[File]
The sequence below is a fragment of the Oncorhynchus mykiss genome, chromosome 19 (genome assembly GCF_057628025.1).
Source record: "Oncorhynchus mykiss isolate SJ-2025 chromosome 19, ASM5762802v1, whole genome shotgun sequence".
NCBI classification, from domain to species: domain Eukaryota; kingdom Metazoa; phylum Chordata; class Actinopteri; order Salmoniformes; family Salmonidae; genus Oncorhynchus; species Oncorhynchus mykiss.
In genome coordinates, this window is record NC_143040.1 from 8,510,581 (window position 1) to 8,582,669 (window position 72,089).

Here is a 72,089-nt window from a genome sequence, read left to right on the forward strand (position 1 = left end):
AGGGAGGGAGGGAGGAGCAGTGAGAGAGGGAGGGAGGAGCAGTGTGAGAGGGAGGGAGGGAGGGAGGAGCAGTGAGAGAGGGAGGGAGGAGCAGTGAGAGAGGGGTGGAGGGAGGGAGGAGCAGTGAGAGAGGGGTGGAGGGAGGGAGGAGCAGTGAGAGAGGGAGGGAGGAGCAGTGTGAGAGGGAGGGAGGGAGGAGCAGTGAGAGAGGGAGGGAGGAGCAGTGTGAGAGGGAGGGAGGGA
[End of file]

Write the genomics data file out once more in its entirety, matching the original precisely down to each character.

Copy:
The sequence below is a fragment of the Oncorhynchus mykiss genome, chromosome 19 (genome assembly GCF_057628025.1).
Source record: "Oncorhynchus mykiss isolate SJ-2025 chromosome 19, ASM5762802v1, whole genome shotgun sequence".
NCBI classification, from domain to species: domain Eukaryota; kingdom Metazoa; phylum Chordata; class Actinopteri; order Salmoniformes; family Salmonidae; genus Oncorhynchus; species Oncorhynchus mykiss.
In genome coordinates, this window is record NC_143040.1 from 8,510,581 (window position 1) to 8,582,669 (window position 72,089).

Here is a 72,089-nt window from a genome sequence, read left to right on the forward strand (position 1 = left end):
AGGGAGGGAGGGAGGAGCAGTGAGAGAGGGAGGGAGGAGCAGTGTGAGAGGGAGGGAGGGAGGGAGGAGCAGTGAGAGAGGGAGGGAGGAGCAGTGAGAGAGGGGTGGAGGGAGGGAGGAGCAGTGAGAGAGGGGTGGAGGGAGGGAGGAGCAGTGAGAGAGGGAGGGAGGAGCAGTGTGAGAGGGAGGGAGGGAGGAGCAGTGAGAGAGGGAGGGAGGAGCAGTGTGAGAGGGAGGGAGGGA